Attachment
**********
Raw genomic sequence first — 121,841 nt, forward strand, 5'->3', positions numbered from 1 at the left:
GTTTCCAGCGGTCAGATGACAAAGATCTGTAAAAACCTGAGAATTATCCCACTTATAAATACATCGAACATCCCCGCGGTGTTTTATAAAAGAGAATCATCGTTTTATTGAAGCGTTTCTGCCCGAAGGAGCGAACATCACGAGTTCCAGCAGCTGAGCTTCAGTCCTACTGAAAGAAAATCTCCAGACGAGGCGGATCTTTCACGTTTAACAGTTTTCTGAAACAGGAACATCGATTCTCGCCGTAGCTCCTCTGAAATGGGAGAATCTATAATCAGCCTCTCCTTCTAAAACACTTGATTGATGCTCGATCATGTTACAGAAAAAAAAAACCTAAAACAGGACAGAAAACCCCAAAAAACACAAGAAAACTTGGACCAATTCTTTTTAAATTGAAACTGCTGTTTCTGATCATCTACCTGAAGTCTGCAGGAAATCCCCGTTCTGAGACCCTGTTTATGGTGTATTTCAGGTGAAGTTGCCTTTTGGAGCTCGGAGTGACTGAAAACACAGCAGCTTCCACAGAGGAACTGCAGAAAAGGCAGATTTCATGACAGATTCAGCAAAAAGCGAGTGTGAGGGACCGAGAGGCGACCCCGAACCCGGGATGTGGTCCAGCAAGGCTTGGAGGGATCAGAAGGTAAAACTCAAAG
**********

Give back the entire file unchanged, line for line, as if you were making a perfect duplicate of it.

Raw genomic sequence first — 121,841 nt, forward strand, 5'->3', positions numbered from 1 at the left:
GTTTCCAGCGGTCAGATGACAAAGATCTGTAAAAACCTGAGAATTATCCCACTTATAAATACATCGAACATCCCCGCGGTGTTTTATAAAAGAGAATCATCGTTTTATTGAAGCGTTTCTGCCCGAAGGAGCGAACATCACGAGTTCCAGCAGCTGAGCTTCAGTCCTACTGAAAGAAAATCTCCAGACGAGGCGGATCTTTCACGTTTAACAGTTTTCTGAAACAGGAACATCGATTCTCGCCGTAGCTCCTCTGAAATGGGAGAATCTATAATCAGCCTCTCCTTCTAAAACACTTGATTGATGCTCGATCATGTTACAGAAAAAAAAAACCTAAAACAGGACAGAAAACCCCAAAAAACACAAGAAAACTTGGACCAATTCTTTTTAAATTGAAACTGCTGTTTCTGATCATCTACCTGAAGTCTGCAGGAAATCCCCGTTCTGAGACCCTGTTTATGGTGTATTTCAGGTGAAGTTGCCTTTTGGAGCTCGGAGTGACTGAAAACACAGCAGCTTCCACAGAGGAACTGCAGAAAAGGCAGATTTCATGACAGATTCAGCAAAAAGCGAGTGTGAGGGACCGAGAGGCGACCCCGAACCCGGGATGTGGTCCAGCAAGGCTTGGAGGGATCAGAAGGTAAAACTCAAAG